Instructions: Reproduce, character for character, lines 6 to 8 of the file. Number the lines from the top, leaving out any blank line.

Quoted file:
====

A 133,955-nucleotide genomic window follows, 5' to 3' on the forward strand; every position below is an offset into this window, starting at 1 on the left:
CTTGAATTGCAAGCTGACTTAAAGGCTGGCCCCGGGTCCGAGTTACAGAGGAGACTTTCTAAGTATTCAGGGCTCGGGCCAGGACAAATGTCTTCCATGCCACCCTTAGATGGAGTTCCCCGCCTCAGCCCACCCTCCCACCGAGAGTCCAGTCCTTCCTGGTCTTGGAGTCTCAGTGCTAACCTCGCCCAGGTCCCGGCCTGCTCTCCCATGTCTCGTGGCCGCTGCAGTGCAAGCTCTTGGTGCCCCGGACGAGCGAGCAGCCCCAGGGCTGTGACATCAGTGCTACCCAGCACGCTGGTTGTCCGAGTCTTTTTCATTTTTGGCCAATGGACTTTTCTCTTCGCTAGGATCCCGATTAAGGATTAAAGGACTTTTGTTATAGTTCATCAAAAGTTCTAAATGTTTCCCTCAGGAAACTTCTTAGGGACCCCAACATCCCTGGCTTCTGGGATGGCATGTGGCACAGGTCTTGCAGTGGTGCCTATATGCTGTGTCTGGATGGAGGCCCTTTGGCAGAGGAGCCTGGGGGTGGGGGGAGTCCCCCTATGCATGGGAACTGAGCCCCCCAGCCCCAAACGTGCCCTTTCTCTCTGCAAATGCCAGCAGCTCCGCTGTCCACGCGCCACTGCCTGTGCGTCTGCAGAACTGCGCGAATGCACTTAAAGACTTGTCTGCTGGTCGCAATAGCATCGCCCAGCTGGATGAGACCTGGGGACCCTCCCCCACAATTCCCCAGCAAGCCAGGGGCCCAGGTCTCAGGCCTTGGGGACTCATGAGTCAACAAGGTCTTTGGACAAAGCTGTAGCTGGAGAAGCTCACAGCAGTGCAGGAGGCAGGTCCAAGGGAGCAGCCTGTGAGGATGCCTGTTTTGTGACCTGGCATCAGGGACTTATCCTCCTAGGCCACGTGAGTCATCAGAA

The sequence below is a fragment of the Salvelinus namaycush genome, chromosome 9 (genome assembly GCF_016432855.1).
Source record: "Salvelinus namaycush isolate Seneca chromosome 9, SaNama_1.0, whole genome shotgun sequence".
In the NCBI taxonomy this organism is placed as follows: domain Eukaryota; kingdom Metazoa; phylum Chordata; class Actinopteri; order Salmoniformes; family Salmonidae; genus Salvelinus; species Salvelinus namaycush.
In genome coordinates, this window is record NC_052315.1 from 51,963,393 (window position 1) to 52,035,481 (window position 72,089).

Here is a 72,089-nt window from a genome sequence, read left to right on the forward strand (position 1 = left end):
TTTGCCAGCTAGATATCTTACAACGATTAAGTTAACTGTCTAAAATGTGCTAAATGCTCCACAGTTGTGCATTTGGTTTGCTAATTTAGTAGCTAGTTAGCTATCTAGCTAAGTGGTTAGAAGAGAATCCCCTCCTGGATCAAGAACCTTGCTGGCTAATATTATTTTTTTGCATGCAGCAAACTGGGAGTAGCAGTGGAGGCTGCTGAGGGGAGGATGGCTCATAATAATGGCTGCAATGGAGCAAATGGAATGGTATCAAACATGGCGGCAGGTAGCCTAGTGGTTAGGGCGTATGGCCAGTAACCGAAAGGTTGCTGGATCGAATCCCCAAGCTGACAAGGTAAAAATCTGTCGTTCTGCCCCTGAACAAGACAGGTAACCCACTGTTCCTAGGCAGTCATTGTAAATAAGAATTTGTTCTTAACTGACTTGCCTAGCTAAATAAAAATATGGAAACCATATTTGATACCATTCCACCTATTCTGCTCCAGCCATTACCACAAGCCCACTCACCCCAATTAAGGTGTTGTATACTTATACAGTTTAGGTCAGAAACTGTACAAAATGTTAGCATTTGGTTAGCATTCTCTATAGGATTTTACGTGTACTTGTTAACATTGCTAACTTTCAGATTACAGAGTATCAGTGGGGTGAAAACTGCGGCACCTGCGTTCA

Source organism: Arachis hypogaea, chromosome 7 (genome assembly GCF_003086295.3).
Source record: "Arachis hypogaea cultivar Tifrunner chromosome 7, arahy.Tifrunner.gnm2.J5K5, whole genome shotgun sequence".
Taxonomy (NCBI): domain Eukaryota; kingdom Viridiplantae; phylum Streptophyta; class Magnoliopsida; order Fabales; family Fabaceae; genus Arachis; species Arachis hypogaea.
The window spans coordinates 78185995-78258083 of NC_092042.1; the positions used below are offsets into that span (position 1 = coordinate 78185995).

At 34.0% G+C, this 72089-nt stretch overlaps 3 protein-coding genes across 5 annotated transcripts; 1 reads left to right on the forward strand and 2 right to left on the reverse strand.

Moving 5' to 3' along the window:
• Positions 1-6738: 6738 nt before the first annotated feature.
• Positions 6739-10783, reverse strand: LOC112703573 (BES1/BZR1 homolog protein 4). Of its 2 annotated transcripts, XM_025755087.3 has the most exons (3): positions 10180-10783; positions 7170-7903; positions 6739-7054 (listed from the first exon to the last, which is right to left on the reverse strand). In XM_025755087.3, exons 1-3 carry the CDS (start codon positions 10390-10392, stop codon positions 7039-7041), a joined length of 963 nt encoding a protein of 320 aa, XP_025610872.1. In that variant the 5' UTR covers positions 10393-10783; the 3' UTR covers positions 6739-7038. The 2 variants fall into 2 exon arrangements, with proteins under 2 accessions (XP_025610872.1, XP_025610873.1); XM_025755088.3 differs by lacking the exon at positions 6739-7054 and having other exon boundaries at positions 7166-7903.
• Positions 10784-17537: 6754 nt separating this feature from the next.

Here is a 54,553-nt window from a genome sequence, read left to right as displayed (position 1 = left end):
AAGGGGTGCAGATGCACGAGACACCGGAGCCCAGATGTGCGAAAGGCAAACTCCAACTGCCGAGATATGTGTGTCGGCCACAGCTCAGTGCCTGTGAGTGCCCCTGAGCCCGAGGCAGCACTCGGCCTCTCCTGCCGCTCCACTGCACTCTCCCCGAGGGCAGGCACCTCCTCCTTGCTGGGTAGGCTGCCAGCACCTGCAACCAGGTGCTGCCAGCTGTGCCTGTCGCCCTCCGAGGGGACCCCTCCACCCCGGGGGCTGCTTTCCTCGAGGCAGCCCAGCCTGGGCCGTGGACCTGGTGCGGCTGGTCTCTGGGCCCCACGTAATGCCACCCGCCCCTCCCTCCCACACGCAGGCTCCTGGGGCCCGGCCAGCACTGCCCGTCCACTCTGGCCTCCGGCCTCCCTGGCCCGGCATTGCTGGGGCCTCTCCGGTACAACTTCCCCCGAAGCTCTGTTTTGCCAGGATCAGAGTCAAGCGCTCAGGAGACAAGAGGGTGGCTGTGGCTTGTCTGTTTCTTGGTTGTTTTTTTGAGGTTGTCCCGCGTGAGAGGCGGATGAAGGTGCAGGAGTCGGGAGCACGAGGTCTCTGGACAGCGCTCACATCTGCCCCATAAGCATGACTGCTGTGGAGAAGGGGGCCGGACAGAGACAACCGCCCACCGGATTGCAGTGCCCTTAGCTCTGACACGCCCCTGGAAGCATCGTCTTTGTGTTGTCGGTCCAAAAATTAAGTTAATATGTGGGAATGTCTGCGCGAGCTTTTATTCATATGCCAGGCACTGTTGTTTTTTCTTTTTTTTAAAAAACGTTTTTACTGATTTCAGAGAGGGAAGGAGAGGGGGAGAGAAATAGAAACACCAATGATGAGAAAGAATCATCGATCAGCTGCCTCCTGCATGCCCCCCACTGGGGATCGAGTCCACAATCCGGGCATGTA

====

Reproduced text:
In genome coordinates, this window is record NC_052315.1 from 51,963,393 (window position 1) to 52,035,481 (window position 72,089).

Here is a 72,089-nt window from a genome sequence, read left to right on the forward strand (position 1 = left end):
TTTGCCAGCTAGATATCTTACAACGATTAAGTTAACTGTCTAAAATGTGCTAAATGCTCCACAGTTGTGCATTTGGTTTGCTAATTTAGTAGCTAGTTAGCTATCTAGCTAAGTGGTTAGAAGAGAATCCCCTCCTGGATCAAGAACCTTGCTGGCTAATATTATTTTTTTGCATGCAGCAAACTGGGAGTAGCAGTGGAGGCTGCTGAGGGGAGGATGGCTCATAATAATGGCTGCAATGGAGCAAATGGAATGGTATCAAACATGGCGGCAGGTAGCCTAGTGGTTAGGGCGTATGGCCAGTAACCGAAAGGTTGCTGGATCGAATCCCCAAGCTGACAAGGTAAAAATCTGTCGTTCTGCCCCTGAACAAGACAGGTAACCCACTGTTCCTAGGCAGTCATTGTAAATAAGAATTTGTTCTTAACTGACTTGCCTAGCTAAATAAAAATATGGAAACCATATTTGATACCATTCCACCTATTCTGCTCCAGCCATTACCACAAGCCCACTCACCCCAATTAAGGTGTTGTATACTTATACAGTTTAGGTCAGAAACTGTACAAAATGTTAGCATTTGGTTAGCATTCTCTATAGGATTTTACGTGTACTTGTTAACATTGCTAACTTTCAGATTACAGAGTATCAGTGGGGTGAAAACTGCGGCACCTGCGTTCA